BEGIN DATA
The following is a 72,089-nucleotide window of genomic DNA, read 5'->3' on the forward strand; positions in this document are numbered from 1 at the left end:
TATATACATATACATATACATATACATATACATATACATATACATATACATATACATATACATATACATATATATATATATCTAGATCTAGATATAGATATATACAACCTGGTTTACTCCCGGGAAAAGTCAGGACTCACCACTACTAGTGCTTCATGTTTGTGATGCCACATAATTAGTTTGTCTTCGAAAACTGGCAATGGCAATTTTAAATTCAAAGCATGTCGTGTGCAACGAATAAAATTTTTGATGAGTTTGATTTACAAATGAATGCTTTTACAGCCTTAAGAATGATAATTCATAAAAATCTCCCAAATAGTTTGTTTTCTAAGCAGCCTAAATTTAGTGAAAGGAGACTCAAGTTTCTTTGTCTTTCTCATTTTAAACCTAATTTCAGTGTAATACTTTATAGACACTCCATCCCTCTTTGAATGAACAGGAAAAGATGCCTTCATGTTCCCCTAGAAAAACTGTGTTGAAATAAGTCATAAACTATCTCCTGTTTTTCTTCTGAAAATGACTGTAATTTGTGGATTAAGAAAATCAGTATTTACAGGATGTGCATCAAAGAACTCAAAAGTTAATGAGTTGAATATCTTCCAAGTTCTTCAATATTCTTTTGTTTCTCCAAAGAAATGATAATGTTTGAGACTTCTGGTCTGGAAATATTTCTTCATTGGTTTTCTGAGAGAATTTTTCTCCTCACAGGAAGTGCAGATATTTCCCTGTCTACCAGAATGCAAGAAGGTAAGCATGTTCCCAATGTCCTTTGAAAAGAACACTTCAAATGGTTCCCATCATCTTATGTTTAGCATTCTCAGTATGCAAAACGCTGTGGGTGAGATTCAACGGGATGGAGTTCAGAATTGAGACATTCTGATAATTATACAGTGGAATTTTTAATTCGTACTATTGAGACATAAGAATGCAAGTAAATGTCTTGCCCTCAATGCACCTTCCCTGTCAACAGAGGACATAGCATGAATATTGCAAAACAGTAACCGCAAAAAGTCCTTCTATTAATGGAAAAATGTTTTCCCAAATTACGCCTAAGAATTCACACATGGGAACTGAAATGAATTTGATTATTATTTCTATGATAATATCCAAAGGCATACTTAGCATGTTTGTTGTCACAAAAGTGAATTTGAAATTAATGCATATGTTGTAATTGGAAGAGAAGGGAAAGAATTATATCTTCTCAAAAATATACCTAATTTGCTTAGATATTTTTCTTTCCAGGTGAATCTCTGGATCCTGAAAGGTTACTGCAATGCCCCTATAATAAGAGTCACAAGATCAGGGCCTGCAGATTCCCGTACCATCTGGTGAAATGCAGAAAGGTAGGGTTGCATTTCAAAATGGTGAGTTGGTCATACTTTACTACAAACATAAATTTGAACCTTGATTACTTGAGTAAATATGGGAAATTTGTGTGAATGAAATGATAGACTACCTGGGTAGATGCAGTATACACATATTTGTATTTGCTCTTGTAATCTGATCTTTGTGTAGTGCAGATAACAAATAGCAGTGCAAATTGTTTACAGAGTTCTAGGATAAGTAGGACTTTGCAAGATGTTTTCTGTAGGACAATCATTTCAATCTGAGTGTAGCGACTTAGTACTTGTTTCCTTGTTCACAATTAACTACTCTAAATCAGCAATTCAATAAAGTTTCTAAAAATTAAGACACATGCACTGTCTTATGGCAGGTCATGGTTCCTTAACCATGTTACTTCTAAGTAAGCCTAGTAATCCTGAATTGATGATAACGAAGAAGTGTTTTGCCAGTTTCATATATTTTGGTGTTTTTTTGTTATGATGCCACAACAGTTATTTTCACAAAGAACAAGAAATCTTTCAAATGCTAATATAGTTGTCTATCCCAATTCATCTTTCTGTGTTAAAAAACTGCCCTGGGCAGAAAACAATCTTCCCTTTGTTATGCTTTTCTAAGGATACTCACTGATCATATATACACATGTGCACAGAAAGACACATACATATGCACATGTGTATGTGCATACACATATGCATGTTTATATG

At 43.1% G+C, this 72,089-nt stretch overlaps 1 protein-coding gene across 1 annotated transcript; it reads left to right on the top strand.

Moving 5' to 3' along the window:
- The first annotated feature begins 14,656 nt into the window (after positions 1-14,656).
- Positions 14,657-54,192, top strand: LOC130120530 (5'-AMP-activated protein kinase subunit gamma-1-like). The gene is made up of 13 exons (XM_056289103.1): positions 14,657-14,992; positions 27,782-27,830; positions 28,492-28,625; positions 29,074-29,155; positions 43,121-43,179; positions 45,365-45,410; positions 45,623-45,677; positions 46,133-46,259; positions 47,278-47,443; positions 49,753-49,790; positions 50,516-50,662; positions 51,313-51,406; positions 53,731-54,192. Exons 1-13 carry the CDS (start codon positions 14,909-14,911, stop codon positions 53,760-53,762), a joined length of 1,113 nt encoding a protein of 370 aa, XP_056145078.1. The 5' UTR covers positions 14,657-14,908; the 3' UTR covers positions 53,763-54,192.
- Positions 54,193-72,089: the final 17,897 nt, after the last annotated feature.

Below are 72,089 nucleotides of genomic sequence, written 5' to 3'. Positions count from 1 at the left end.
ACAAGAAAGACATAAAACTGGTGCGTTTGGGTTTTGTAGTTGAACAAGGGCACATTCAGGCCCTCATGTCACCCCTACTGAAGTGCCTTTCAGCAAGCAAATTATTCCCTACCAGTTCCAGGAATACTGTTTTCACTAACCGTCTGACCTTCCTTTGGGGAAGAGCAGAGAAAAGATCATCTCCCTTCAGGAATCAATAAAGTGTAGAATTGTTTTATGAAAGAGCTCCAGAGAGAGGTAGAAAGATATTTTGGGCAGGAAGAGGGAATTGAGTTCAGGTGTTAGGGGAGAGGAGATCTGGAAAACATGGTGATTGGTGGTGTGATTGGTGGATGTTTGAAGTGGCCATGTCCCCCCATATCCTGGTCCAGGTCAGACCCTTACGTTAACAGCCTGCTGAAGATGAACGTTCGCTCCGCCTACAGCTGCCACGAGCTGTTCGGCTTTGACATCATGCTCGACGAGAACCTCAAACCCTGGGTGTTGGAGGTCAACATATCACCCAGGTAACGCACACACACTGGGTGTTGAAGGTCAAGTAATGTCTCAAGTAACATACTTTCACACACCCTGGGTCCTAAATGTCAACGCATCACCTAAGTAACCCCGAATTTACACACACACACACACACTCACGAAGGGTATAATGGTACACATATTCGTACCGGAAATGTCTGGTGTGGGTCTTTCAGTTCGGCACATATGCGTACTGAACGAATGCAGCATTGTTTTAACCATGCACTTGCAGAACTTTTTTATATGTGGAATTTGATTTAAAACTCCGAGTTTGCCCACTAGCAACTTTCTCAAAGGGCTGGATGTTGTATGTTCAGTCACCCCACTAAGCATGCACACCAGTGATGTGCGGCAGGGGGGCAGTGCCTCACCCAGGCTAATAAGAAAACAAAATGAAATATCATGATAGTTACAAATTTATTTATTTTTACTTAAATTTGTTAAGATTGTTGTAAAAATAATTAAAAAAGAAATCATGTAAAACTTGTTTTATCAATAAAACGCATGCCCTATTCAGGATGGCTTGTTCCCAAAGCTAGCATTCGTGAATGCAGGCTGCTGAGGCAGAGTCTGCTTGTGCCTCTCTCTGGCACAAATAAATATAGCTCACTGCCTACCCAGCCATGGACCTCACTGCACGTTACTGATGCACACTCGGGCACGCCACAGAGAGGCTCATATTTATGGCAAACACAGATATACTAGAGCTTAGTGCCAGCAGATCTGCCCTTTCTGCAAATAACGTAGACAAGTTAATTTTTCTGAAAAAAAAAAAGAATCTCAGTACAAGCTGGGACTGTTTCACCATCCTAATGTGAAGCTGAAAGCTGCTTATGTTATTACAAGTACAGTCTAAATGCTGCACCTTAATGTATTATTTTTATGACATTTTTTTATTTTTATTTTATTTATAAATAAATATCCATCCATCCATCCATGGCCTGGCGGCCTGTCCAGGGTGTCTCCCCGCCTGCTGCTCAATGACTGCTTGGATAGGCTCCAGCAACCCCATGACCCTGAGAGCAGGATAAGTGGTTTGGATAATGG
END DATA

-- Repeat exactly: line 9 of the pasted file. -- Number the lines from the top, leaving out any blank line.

ACAAGAAAGACATAAAACTGGTGCGTTTGGGTTTTGTAGTTGAACAAGGGCACATTCAGGCCCTCATGTCACCCCTACTGAAGTGCCTTTCAGCAAGCAAATTATTCCCTACCAGTTCCAGGAATACTGTTTTCACTAACCGTCTGACCTTCCTTTGGGGAAGAGCAGAGAAAAGATCATCTCCCTTCAGGAATCAATAAAGTGTAGAATTGTTTTATGAAAGAGCTCCAGAGAGAGGTAGAAAGATATTTTGGGCAGGAAGAGGGAATTGAGTTCAGGTGTTAGGGGAGAGGAGATCTGGAAAACATGGTGATTGGTGGTGTGATTGGTGGATGTTTGAAGTGGCCATGTCCCCCCATATCCTGGTCCAGGTCAGACCCTTACGTTAACAGCCTGCTGAAGATGAACGTTCGCTCCGCCTACAGCTGCCACGAGCTGTTCGGCTTTGACATCATGCTCGACGAGAACCTCAAACCCTGGGTGTTGGAGGTCAACATATCACCCAGGTAACGCACACACACTGGGTGTTGAAGGTCAAGTAATGTCTCAAGTAACATACTTTCACACACCCTGGGTCCTAAATGTCAACGCATCACCTAAGTAACCCCGAATTTACACACACACACACACACTCACGAAGGGTATAATGGTACACATATTCGTACCGGAAATGTCTGGTGTGGGTCTTTCAGTTCGGCACATATGCGTACTGAACGAATGCAGCATTGTTTTAACCATGCACTTGCAGAACTTTTTTATATGTGGAATTTGATTTAAAACTCCGAGTTTGCCCACTAGCAACTTTCTCAAAGGGCTGGATGTTGTATGTTCAGTCACCCCACTAAGCATGCACACCAGTGATGTGCGGCAGGGGGGCAGTGCCTCACCCAGGCTAATAAGAAAACAAAATGAAATATCATGATAGTTACAAATTTATTTATTTTTACTTAAATTTGTTAAGATTGTTGTAAAAATAATTAAAAAAGAAATCATGTAAAACTTGTTTTATCAATAAAACGCATGCCCTATTCAGGATGGCTTGTTCCCAAAGCTAGCATTCGTGAATGCAGGCTGCTGAGGCAGAGTCTGCTTGTGCCTCTCTCTGGCACAAATAAATATAGCTCACTGCCTACCCAGCCATGGACCTCACTGCACGTTACTGATGCACACTCGGGCACGCCACAGAGAGGCTCATATTTATGGCAAACACAGATATACTAGAGCTTAGTGCCAGCAGATCTGCCCTTTCTGCAAATAACGTAGACAAGTTAATTTTTCTGAAAAAAAAAAAGAATCTCAGTACAAGCTGGGACTGTTTCACCATCCTAATGTGAAGCTGAAAGCTGCTTATGTTATTACAAGTACAGTCTAAATGCTGCACCTTAATGTATTATTTTTATGACATTTTTTTATTTTTATTTTATTTATAAATAAATATCCATCCATCCATCCATGGCCTGGCGGCCTGTCCAGGGTGTCTCCCCGCCTGCTGCTCAATGACTGCTTGGATAGGCTCCAGCAACCCCATGACCCTGAGAGCAGGATAAGTGGTTTGGATAATGG